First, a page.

The issue of Mormons not being receptive to feminism is probably generational I think. The era of feminism that ridiculed stay at home moms and that kind of thing happened in the 70’s, and while older generations certainly remember it, that type of thing really doesn’t appear to have much of a following in modern feminism. The people growing up now, and even who are young adults now could easily be ready in my view, for the kind of revelation you’re talking about. And from my own experience, OW is part of what’s helping that along.

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    1. Britti00, do not misread me. I agree that OW has done a fantastic job of raising awareness and bringing the topic of female ordination to the forefront. If you read my post carefully, you will see that I’m not suggesting they abandon demonstrations–or public actions–in a general way, only that they stay away from the doors this particular day out of respect… and to ingratiate themselves a little with those who continue to consider them troublemakers. Demonstrate elsewhere–not in the Free Speech Zone obviously–and I’m sure the cameras will follow and the conversation will continue. This is a small concession and not a concession of their mission or values. I’m not sure they’d lose a thing by reinventing this action, not that I think they will.

      I agree that older generations of Mormons (to include the Brethren) may be less inclined to embrace feminism than younger members, but I wouldn’t bet the farm on it. I see Mormons of many ages being open to LDS feminism, but I’m not seeing them open up to female ordination.

      This past weekend, I attended my local book club meeting, which is comprised mostly of younger women. They most certainly are interested in discussions about gender issues in the church, but universally they are not interested in female ordination. They think OW is wasting its time and causing contention where there needn’t be any. They expressed a desire to see LDS feminism focus on “real problems” and affirmed their belief that the priesthood is simply something God wants men to have and not women. In other words, OW is not winning their hearts. I may be wrong, but I seemed to sense some near resentment on their part for them not focusing on issues that *can* be changed, (remembering, again, that they not only don’t think female ordination is a change that’s in the pipe or should be).

      I’m simply saying that, based on my experience with women like these (women who are faithful, young, and devout), OW could get a lot of traction out of redirecting this particular public action. Not stopping public actions, not shutting up and going home. Just a redirection that supports their claim that they are supportive members. Such a redirection will impress a lot of faithful Mormons who have questions about OW and its motives.

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  2. Zack

    I (perhaps naively) have more faith in God and the Church than that God bases revelations on the misogyny and/or pride of His children.

    Also of note (and probably worthy of clarification): the linked Pew article was published in 2013. BUT it is based on a survey conducted in 2011. I think the way you framed that (probably unintentionally) study gives the impression that the Pew survey is October 2013 data when it is not.

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    1. I don’t think I said anywhere that God bases His revelations on the misogyny, or lack thereof, of His followers. I said that the soil isn’t yet ready for a revelation and advised that the focus be more on that than on changing the leaders, who will only change the official position once the Lord so says.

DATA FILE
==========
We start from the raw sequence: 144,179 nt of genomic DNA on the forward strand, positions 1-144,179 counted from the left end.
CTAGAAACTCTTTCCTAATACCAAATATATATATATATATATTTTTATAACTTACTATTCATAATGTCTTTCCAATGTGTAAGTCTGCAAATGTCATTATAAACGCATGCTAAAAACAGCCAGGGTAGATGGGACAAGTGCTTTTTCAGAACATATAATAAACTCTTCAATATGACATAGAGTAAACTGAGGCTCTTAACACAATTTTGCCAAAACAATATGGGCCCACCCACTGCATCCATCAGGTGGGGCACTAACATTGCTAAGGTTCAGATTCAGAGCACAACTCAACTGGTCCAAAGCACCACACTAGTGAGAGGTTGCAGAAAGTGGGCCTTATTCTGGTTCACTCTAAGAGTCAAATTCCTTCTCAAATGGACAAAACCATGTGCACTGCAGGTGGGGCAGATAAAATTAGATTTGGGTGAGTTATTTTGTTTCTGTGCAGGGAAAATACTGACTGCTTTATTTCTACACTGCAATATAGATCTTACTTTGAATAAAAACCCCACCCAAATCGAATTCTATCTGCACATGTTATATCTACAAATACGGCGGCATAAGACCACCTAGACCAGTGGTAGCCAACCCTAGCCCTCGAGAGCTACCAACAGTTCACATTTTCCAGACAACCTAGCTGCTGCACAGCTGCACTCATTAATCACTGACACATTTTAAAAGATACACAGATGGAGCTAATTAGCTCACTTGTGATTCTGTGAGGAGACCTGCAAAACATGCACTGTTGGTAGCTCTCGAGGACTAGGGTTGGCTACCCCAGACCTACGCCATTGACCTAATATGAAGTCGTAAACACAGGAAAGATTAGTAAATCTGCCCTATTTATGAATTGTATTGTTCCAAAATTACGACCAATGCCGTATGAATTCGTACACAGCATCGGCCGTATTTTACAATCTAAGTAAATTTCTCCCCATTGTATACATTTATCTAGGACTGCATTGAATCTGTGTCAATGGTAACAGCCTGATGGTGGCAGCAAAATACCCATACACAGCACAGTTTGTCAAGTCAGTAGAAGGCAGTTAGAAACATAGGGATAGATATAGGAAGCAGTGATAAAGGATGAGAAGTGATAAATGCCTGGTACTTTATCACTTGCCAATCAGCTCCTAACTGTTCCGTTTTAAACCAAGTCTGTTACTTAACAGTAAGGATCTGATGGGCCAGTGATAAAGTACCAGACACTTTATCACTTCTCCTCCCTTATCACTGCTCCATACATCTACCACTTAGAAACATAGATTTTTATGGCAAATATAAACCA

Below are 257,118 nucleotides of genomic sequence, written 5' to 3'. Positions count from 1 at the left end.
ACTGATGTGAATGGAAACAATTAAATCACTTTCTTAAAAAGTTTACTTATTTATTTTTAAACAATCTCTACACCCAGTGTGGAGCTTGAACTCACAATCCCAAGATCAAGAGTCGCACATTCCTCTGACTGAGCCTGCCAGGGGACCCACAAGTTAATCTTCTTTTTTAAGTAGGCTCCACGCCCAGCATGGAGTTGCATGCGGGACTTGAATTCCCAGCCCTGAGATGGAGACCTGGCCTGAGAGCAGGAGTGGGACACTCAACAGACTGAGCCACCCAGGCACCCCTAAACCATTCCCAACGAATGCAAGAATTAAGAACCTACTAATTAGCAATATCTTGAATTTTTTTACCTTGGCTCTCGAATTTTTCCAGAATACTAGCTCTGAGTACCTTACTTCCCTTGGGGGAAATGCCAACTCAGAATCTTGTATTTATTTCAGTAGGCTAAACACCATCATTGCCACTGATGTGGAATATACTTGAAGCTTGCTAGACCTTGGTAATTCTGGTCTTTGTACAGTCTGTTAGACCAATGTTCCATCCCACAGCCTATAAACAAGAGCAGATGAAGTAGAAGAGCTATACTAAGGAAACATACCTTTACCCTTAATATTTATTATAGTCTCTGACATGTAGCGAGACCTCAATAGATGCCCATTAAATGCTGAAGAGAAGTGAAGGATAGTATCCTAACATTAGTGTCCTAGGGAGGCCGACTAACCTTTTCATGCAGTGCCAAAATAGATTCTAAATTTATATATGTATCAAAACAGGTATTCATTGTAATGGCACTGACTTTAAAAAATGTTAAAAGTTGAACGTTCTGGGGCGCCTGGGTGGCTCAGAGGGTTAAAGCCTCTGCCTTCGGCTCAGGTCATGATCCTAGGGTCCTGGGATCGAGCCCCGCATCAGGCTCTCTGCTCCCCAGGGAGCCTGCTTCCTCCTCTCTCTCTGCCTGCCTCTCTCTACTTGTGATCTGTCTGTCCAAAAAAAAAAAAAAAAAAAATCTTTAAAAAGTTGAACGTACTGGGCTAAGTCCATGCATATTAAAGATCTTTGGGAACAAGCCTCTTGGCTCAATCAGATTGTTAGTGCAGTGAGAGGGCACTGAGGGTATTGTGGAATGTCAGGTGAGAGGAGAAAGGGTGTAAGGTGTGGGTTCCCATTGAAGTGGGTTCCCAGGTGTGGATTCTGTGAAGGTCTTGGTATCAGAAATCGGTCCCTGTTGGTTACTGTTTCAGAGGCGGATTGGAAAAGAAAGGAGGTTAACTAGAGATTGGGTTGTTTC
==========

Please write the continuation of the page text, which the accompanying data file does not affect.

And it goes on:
Thanks for the info on the poll data. I didn’t realize it was 2011 numbers since I saw the 2013 date. My bad. I was expecting to see the numbers I saw in a recent Salt Lake Trib article, which put the numbers at something like 90% of women and about 50% of men against female ordination. My searches failed to find that poll so I went with the one I had. I agree that the numbers should be updated and will look again for the more recent numbers.

      But the newer numbers won’t really change my point that the membership still is not interested. That will need to change and taking off-putting actions just doesn’t seem wise to me when they could still demonstrate off-site. The cameras will still follow.

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        1. Angela, THANK YOU! Today you are my hero. I was starting to think I was going crazy. I knew I’d read these numbers.

          For the rest of you, this is Angela referring to what I was referring to. 😉

          “Sister Moody is doubtless referring to research done by David Campbell and Robert Putnam for the book American Grace: How Religion Divides and Unites Us (published in 2010). They found that all sects surveyed favored female ordination except for Mormonism. Among Mormons, though, they found a large gender divide: only 10% of women favored female ordination, but 48% of men supported it. “

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  3. Thank you for this well-thought out post. I love that people are talking about these issues. I think my views align well with yours. I appreciate OW for the work they are doing in bringing a public awareness to “Mormon Feminism”. I also think they (for the most part) are not being confrontational, angry, or annoying). They are helping people think outside of their boxes. We need that. We need to see what others see. We need to feel what others feel. We need to listen and not judge! I wish them luck this weekend, but I also wish them the saavy-ness they may need to deal wisely with the situation they are in now.